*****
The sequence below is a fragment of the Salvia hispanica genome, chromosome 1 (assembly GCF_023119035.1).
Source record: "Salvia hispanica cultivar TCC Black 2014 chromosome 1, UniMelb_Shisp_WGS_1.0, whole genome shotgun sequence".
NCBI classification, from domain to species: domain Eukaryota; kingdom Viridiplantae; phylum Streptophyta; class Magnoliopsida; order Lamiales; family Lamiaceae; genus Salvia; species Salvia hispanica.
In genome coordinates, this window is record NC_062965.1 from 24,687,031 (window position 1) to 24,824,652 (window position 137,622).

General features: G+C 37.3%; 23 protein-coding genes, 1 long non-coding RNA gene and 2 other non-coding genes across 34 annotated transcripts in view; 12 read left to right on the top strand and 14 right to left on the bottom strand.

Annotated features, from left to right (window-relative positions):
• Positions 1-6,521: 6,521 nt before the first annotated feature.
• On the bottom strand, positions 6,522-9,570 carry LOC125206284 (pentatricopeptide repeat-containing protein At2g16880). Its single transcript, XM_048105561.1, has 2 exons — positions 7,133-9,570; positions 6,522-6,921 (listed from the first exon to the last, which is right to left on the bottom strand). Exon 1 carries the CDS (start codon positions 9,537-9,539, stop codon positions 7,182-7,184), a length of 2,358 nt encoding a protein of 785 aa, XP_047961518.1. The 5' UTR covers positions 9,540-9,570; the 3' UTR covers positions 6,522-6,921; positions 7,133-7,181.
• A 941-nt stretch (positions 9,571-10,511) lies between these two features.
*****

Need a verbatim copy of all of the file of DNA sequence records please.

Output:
The sequence below is a fragment of the Salvia hispanica genome, chromosome 1 (assembly GCF_023119035.1).
Source record: "Salvia hispanica cultivar TCC Black 2014 chromosome 1, UniMelb_Shisp_WGS_1.0, whole genome shotgun sequence".
NCBI classification, from domain to species: domain Eukaryota; kingdom Viridiplantae; phylum Streptophyta; class Magnoliopsida; order Lamiales; family Lamiaceae; genus Salvia; species Salvia hispanica.
In genome coordinates, this window is record NC_062965.1 from 24,687,031 (window position 1) to 24,824,652 (window position 137,622).

General features: G+C 37.3%; 23 protein-coding genes, 1 long non-coding RNA gene and 2 other non-coding genes across 34 annotated transcripts in view; 12 read left to right on the top strand and 14 right to left on the bottom strand.

Annotated features, from left to right (window-relative positions):
• Positions 1-6,521: 6,521 nt before the first annotated feature.
• On the bottom strand, positions 6,522-9,570 carry LOC125206284 (pentatricopeptide repeat-containing protein At2g16880). Its single transcript, XM_048105561.1, has 2 exons — positions 7,133-9,570; positions 6,522-6,921 (listed from the first exon to the last, which is right to left on the bottom strand). Exon 1 carries the CDS (start codon positions 9,537-9,539, stop codon positions 7,182-7,184), a length of 2,358 nt encoding a protein of 785 aa, XP_047961518.1. The 5' UTR covers positions 9,540-9,570; the 3' UTR covers positions 6,522-6,921; positions 7,133-7,181.
• A 941-nt stretch (positions 9,571-10,511) lies between these two features.